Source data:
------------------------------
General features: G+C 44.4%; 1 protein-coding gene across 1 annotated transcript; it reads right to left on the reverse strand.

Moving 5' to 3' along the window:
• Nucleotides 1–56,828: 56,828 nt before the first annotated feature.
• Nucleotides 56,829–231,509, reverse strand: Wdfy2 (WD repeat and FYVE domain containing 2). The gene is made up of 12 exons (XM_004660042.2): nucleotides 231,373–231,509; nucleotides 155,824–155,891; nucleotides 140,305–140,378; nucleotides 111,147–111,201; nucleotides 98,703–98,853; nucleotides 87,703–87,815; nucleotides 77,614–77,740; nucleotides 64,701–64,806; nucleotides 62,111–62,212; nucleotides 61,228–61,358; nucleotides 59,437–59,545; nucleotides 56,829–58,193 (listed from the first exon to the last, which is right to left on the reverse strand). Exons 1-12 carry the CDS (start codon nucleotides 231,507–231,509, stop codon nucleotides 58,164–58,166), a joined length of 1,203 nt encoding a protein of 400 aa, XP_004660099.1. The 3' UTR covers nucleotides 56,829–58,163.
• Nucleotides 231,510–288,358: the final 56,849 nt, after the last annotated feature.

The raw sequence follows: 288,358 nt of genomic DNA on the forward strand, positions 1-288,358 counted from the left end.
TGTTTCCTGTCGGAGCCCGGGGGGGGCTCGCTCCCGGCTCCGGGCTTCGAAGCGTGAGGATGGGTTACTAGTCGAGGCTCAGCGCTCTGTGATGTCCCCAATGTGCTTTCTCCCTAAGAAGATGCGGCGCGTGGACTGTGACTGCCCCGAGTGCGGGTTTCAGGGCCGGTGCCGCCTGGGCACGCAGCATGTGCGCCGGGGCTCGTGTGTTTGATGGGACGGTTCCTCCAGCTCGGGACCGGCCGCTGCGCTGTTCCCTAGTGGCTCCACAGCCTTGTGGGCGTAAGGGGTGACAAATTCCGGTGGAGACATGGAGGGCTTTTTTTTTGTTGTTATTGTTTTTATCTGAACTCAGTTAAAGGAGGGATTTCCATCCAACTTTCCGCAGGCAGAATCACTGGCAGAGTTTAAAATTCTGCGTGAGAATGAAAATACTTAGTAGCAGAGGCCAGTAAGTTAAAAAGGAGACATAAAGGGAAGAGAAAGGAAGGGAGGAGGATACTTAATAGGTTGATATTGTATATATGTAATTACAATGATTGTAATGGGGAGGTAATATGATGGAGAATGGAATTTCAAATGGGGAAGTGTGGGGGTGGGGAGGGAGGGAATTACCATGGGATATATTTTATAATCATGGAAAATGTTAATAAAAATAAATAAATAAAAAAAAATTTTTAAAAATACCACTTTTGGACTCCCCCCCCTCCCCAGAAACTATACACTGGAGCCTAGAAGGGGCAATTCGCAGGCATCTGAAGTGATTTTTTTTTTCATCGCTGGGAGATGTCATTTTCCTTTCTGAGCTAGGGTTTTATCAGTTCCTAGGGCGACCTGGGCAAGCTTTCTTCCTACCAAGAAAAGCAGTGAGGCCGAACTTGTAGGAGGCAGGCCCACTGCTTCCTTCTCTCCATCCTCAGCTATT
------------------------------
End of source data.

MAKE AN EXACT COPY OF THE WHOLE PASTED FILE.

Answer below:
General features: G+C 44.4%; 1 protein-coding gene across 1 annotated transcript; it reads right to left on the reverse strand.

Moving 5' to 3' along the window:
• Nucleotides 1–56,828: 56,828 nt before the first annotated feature.
• Nucleotides 56,829–231,509, reverse strand: Wdfy2 (WD repeat and FYVE domain containing 2). The gene is made up of 12 exons (XM_004660042.2): nucleotides 231,373–231,509; nucleotides 155,824–155,891; nucleotides 140,305–140,378; nucleotides 111,147–111,201; nucleotides 98,703–98,853; nucleotides 87,703–87,815; nucleotides 77,614–77,740; nucleotides 64,701–64,806; nucleotides 62,111–62,212; nucleotides 61,228–61,358; nucleotides 59,437–59,545; nucleotides 56,829–58,193 (listed from the first exon to the last, which is right to left on the reverse strand). Exons 1-12 carry the CDS (start codon nucleotides 231,507–231,509, stop codon nucleotides 58,164–58,166), a joined length of 1,203 nt encoding a protein of 400 aa, XP_004660099.1. The 3' UTR covers nucleotides 56,829–58,163.
• Nucleotides 231,510–288,358: the final 56,849 nt, after the last annotated feature.

The raw sequence follows: 288,358 nt of genomic DNA on the forward strand, positions 1-288,358 counted from the left end.
TGTTTCCTGTCGGAGCCCGGGGGGGGCTCGCTCCCGGCTCCGGGCTTCGAAGCGTGAGGATGGGTTACTAGTCGAGGCTCAGCGCTCTGTGATGTCCCCAATGTGCTTTCTCCCTAAGAAGATGCGGCGCGTGGACTGTGACTGCCCCGAGTGCGGGTTTCAGGGCCGGTGCCGCCTGGGCACGCAGCATGTGCGCCGGGGCTCGTGTGTTTGATGGGACGGTTCCTCCAGCTCGGGACCGGCCGCTGCGCTGTTCCCTAGTGGCTCCACAGCCTTGTGGGCGTAAGGGGTGACAAATTCCGGTGGAGACATGGAGGGCTTTTTTTTTGTTGTTATTGTTTTTATCTGAACTCAGTTAAAGGAGGGATTTCCATCCAACTTTCCGCAGGCAGAATCACTGGCAGAGTTTAAAATTCTGCGTGAGAATGAAAATACTTAGTAGCAGAGGCCAGTAAGTTAAAAAGGAGACATAAAGGGAAGAGAAAGGAAGGGAGGAGGATACTTAATAGGTTGATATTGTATATATGTAATTACAATGATTGTAATGGGGAGGTAATATGATGGAGAATGGAATTTCAAATGGGGAAGTGTGGGGGTGGGGAGGGAGGGAATTACCATGGGATATATTTTATAATCATGGAAAATGTTAATAAAAATAAATAAATAAAAAAAAATTTTTAAAAATACCACTTTTGGACTCCCCCCCCTCCCCAGAAACTATACACTGGAGCCTAGAAGGGGCAATTCGCAGGCATCTGAAGTGATTTTTTTTTTCATCGCTGGGAGATGTCATTTTCCTTTCTGAGCTAGGGTTTTATCAGTTCCTAGGGCGACCTGGGCAAGCTTTCTTCCTACCAAGAAAAGCAGTGAGGCCGAACTTGTAGGAGGCAGGCCCACTGCTTCCTTCTCTCCATCCTCAGCTATT